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RNA. 2010 Jul;16(7):1420-8. doi: 10.1261/rna.2152710. Epub 2010 May 21.

Near-infrared (NIR) dye-labeled RNAs identify binding of ZBP1 to the noncoding Y3-RNA.

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Department of Molecular Cell Biology, Martin-Luther-University of Halle-Wittenberg, D-06120 Halle, Germany.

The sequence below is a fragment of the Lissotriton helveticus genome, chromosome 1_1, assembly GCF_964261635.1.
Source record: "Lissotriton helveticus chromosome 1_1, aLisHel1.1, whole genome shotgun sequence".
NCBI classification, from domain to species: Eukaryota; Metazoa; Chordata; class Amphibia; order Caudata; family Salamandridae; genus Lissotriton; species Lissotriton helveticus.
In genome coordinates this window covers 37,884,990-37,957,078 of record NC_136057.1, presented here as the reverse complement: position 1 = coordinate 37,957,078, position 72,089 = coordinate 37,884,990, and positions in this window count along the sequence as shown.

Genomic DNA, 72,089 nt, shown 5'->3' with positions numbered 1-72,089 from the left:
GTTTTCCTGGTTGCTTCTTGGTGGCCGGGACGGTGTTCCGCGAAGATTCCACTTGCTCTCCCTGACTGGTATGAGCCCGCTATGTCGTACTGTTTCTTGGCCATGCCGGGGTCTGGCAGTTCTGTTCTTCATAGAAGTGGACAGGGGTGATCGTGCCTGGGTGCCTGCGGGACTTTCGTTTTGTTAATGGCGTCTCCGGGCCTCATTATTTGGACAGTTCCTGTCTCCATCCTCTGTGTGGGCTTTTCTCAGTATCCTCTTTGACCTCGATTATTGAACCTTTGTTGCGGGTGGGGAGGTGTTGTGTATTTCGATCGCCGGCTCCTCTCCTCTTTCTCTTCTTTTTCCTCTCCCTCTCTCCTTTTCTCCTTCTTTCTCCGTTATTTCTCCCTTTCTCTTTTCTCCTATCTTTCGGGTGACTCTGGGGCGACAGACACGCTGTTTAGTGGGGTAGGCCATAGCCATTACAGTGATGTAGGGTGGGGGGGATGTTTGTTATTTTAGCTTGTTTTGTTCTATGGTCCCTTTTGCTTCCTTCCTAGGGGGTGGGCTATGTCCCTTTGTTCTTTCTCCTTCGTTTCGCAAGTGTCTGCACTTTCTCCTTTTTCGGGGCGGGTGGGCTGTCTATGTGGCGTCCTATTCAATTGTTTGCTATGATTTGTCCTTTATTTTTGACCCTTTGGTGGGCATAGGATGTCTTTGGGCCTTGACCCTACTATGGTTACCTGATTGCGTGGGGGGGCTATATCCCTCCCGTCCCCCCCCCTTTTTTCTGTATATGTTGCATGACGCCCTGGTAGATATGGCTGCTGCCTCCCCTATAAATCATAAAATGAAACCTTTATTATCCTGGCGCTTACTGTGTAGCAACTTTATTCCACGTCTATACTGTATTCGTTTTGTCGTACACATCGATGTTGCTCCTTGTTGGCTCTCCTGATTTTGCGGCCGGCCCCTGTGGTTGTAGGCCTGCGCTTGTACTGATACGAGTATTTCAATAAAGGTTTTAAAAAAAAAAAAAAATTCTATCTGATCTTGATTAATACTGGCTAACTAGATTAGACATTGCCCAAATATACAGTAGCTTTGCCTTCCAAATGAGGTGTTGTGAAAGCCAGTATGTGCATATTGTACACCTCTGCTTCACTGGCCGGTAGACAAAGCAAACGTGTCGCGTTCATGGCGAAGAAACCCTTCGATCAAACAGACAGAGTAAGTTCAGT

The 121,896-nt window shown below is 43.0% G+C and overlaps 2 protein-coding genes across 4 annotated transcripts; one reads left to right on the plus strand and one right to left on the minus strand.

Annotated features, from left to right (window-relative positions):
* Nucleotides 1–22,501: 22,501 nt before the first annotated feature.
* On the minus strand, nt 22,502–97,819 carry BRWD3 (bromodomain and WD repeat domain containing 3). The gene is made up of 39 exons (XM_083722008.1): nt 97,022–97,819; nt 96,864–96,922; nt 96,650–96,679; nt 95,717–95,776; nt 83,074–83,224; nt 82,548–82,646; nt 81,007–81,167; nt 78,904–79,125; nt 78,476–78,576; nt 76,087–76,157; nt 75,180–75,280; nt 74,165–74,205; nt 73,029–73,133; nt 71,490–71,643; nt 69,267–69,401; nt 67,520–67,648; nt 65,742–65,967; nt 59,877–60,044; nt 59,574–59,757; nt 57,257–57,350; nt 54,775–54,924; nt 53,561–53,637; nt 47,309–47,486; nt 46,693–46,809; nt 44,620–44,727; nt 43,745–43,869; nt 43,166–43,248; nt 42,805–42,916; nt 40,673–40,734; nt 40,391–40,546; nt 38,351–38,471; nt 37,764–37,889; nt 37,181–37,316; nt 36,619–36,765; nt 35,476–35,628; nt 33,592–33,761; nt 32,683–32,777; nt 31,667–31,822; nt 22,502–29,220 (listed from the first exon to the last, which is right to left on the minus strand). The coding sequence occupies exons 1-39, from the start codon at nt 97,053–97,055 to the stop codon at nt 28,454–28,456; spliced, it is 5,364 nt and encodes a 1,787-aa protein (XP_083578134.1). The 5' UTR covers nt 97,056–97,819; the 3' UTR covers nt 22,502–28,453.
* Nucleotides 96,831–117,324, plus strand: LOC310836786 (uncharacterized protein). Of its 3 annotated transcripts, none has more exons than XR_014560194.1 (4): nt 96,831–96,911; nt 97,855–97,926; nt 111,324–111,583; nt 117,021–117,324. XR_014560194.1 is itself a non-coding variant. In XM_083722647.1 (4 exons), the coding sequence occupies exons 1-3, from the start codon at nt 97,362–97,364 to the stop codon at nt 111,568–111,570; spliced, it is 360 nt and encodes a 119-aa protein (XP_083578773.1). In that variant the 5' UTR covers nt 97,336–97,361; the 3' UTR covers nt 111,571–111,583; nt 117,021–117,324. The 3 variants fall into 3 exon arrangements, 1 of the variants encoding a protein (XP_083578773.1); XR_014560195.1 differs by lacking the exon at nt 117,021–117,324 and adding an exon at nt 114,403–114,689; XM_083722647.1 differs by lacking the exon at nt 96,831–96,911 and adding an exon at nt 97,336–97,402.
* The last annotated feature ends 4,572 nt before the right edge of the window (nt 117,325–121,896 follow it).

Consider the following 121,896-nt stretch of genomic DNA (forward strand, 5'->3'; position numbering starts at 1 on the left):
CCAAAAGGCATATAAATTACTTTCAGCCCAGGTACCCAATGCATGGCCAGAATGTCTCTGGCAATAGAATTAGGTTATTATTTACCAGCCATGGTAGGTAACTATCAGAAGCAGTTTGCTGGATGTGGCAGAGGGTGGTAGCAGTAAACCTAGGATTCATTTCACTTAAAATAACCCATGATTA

The analysis of protein-RNA association in vitro commonly involves radiolabeled in vitro transcribed RNAs. Nucleotides labeled with near-infrared (NIR) dyes provide promising alternatives for studying protein-RNA binding in vitro. However, it remained elusive whether random labeling of RNA probes by NIR dyes interferes with protein binding. Here, we demonstrate that infrared scanning allows the detection of randomly NIR-labeled RNA probes in the low femtomole range. The analyses of eight distinct protein-RNA complexes by electrophoretic mobility shift assay, filter binding, or UV crosslinking revealed that protein binding specificity remains unaffected by random NIR labeling. Accordingly, NIR probes allowed the rapid identification of the short noncoding Y3-RNA as a novel RNA target of ZBP1 (zipcode binding protein). Whereas binding of ZBP1 to the ACTB-zipcode and Y3 was exclusive, the protein formed a trimeric complex with the La protein and Y3. This was dissociated in the presence of Y5 RNA, resulting in the formation of ZBP1/Y3 and La/Y5 complexes. Hence, ZBP1 apparently resides in at least two distinct cellular RNPs: mRNA-containing mRNPs or Y3-containing yRNPs. In conclusion, our findings indicate that randomly labeled NIR probes provide a powerful tool for the rapid and sensitive analysis of protein-RNA binding in vitro. In contrast to radiolabeled RNAs, NIR probes remain stable for months, do not pose any safety considerations, and enable the significantly expedited analysis of experimental data due to fast read technologies available. The most prominent advantage of probes labeled by NIR dyes is the option to color-code distinct transcripts, allowing the unbiased identification of distinct protein-RNA complexes in one sample.

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